The Issues


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2017 Legislative Session

Weeks 1 and 2

Monday January 23 marked the beginning of yet another Utah Legislative session and big things are happening this year. Already both the Senate and the House have heard over 30 bills each and so far 11 have passed through both houses. These passed bills range from a resolution recognizing the Lunar New Year to motor vehicle accident cost recoveries.  For more information on passed bills go to

Along with working on bills, we have been hard at work in subcommittees creating a base budget for the state. Creating the budget is one of the most important responsibilities that the legislature has. The state constitution in Utah dictates that we are required to have a “balanced budget” meaning that the state cannot spend more than they will earn. The hard part is getting all of the subcommittees and state agencies working together to make necessary cuts to their budgets so that we do not overspend, but while also maintaining critical programs. This last Friday we finished listening and approving each committee’s base budget and will now look at new “building blocks” for various programs.  Around the second week in February we’ll have the final revenue estimates for the year and we’ll then know definitively what the state budget total will have to be.    

It has already been a privilege to hear from many in the community regarding issues facing the legislature this year and I look forward to continuing to hear from you.  Please let me know if you have any questions, comments, or concerns. This is going to be a great session!

Week 3

The third week of the 2017 legislative session is coming to a close and things are really flying here at the Capitol. Activities have ranged from celebrating college days to listening to famed English Tenor and Actor Alfie Boe (who is a Utah resident) sing “Oh Danny Boy” when he visited the House Chamber. Of course it isn’t all fun and games, there has been a lot of work getting done this week. Due to the increased amount of bills flowing in, floor time has increased to over 2 hours each day. Therefore, we saw over 50 bills get passed and become ready to be signed by the Governor with many more expected in the coming week.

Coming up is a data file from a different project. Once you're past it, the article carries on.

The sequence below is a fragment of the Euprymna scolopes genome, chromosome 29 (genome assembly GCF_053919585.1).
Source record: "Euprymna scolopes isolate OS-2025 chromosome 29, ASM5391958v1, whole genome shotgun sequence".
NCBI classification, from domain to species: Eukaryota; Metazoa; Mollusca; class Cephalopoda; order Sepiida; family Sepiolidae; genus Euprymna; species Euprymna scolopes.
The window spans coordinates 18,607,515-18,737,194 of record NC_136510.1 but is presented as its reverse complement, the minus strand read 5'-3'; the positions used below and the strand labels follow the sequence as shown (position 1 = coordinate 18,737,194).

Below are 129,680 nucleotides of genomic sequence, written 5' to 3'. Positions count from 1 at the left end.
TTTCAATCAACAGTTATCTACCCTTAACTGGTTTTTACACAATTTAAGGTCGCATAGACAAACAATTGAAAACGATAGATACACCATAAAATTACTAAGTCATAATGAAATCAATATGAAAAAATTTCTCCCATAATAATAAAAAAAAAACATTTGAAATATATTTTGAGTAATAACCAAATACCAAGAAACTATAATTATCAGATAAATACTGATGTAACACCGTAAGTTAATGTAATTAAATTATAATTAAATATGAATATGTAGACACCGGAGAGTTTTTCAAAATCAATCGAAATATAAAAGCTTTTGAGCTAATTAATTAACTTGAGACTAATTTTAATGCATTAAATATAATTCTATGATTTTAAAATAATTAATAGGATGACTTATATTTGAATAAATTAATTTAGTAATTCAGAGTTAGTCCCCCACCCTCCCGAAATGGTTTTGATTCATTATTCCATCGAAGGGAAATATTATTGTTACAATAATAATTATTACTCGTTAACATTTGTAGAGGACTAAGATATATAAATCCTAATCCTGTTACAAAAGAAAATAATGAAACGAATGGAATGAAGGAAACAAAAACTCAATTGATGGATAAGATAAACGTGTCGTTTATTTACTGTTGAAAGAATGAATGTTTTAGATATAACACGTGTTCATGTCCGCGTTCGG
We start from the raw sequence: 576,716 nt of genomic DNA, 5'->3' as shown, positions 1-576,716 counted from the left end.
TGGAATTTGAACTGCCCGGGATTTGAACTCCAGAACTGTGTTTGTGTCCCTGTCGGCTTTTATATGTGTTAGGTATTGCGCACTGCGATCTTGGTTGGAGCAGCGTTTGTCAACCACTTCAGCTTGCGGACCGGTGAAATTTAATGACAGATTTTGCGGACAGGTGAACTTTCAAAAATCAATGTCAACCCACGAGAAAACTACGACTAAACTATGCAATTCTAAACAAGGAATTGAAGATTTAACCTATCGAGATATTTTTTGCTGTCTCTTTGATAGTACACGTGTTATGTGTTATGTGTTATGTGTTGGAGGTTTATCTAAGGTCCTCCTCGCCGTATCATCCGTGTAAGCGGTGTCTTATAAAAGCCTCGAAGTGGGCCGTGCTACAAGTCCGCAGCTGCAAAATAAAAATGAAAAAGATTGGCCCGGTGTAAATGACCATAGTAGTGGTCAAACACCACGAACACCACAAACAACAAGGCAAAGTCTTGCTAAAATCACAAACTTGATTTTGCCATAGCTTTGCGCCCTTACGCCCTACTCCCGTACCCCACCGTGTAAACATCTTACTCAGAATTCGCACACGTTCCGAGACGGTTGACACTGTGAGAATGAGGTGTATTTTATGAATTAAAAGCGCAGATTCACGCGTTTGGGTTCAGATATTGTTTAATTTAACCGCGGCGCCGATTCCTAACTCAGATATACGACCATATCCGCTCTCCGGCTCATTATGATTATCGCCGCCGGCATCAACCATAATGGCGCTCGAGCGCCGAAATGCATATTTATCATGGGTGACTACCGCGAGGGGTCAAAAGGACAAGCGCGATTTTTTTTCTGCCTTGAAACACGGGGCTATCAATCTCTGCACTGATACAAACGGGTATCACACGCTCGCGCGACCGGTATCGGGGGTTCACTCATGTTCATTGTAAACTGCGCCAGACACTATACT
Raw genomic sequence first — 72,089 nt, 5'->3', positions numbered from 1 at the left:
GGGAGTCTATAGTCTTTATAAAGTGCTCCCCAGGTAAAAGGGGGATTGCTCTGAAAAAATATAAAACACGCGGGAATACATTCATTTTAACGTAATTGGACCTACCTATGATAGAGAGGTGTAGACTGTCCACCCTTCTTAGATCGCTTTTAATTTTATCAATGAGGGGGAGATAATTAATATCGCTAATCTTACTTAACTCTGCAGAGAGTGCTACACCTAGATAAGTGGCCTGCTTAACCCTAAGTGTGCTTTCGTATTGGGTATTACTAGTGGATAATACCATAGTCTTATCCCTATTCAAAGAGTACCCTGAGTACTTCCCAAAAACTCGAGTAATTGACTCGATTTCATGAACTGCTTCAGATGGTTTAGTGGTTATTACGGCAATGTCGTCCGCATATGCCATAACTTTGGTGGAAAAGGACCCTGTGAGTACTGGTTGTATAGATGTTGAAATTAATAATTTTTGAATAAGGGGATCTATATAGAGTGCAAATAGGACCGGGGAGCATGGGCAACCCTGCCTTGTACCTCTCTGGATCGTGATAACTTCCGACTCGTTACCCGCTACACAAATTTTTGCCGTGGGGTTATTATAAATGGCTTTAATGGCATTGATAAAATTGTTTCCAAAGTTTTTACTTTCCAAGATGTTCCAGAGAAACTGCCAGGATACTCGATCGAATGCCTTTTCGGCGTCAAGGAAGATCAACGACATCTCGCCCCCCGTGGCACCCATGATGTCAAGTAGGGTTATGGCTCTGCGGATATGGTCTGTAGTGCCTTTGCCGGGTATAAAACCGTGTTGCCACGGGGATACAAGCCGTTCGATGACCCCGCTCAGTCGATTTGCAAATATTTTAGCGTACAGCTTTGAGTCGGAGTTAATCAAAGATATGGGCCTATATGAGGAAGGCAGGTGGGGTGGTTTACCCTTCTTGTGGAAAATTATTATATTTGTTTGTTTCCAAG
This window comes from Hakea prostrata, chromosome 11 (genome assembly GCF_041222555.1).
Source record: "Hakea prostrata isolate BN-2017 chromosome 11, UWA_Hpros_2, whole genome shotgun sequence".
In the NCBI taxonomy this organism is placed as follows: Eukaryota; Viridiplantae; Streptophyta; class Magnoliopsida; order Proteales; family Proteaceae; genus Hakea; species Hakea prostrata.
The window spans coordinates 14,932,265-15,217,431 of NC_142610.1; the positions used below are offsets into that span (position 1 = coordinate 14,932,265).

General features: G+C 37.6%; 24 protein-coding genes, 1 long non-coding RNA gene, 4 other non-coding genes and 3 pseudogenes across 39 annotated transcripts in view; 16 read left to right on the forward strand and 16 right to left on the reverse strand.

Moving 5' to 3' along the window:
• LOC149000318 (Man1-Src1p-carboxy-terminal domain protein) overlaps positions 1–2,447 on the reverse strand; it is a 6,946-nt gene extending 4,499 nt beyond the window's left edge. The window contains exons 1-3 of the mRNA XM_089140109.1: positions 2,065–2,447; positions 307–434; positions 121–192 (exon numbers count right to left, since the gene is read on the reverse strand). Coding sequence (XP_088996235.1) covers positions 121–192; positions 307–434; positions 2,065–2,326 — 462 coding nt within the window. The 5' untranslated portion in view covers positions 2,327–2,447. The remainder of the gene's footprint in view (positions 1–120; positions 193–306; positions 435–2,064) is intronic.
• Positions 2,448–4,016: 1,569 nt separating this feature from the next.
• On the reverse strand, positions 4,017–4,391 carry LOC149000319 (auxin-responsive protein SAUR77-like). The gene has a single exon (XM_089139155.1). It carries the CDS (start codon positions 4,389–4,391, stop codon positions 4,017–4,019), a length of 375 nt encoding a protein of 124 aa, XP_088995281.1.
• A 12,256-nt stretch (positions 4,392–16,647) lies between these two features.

Tuesday February 7th was the last day for the base budgets, which we have been working on for the past two weeks, to be passed by both the House and the Senate.  Current revenue estimates suggest we have approximately $280 million in new revenue.  While that is a lot of money it represents less than 2% on a $15 billion budget – in the coming weeks we will start working towards using our limited funds to help fund the most critical projects across the state. It is going to take a lot of time and work, but in the end I expect we will have increased our reserves, increased our support of education and above all – balanced the budget.

Week 4

With week 4 wrapping up we are officially over halfway through the session. It has been a flurry of excitement as bills have been heard and budgets are created.  Some highlighted bills and events from the week:

H.B .202, Trespass Amendments

During the interim a member of law enforcement who lives in our district brought a surprising issue to my attention.  It was created due to what he referred to as “squatter’s rights.”  The concept was that if a person was invited to stay as a guest, but then would not leave after a period of time the “squatter” actually had rights to the residence where they were staying.  The House recently passed H.B. 202, Trespass Amendments, with just one dissenting vote. This bill creates a new definition under the trespass statute called “long-term guest.” It would make it easier for an individual who invites someone into his or her home temporarily to rescind that invitation without being forced to go through the eviction process.

A long-term guest is defined in this bill as someone who is not a tenant but who is given permission by a resident to stay in his or her home for a period longer than 48 hours. There have been circumstances where, upon refusal to leave when asked, guests have attempted to establish rights to remain on the premises. Under this law, that guest would be guilty of criminal trespass and law enforcement action could be taken.

H.B. 146, Partially Filled Prescriptions

Utah, like many states, is facing an opioid epidemic that has led to hundreds of deaths. Seventy percent of those who misuse narcotics report obtaining the drugs from family, friends or off the street. The practice of illegally obtaining narcotics is commonly referred to as diversion.

H.B. 146, Partial Filling of a Schedule II Controlled Substance Prescription, would help reduce diversion by allowing a partial prescription to be filled instead of the full amount, upon request of the prescriber or patient. A partial fill is considered anything less than the initially prescribed quantity.

If a patient chooses multiple partial fills, the total amount allocated cannot exceed the total quantity prescribed and the cost cannot exceed the original cost of the full prescription.  

H.B. 146 will empower patients and prescribers with the ability to request a partial fill of a Scheduled II drug, rather than depending on efforts to safely dispose of unused medication in the case that only a portion of the original prescription is needed.

Aerospace Day on the Hill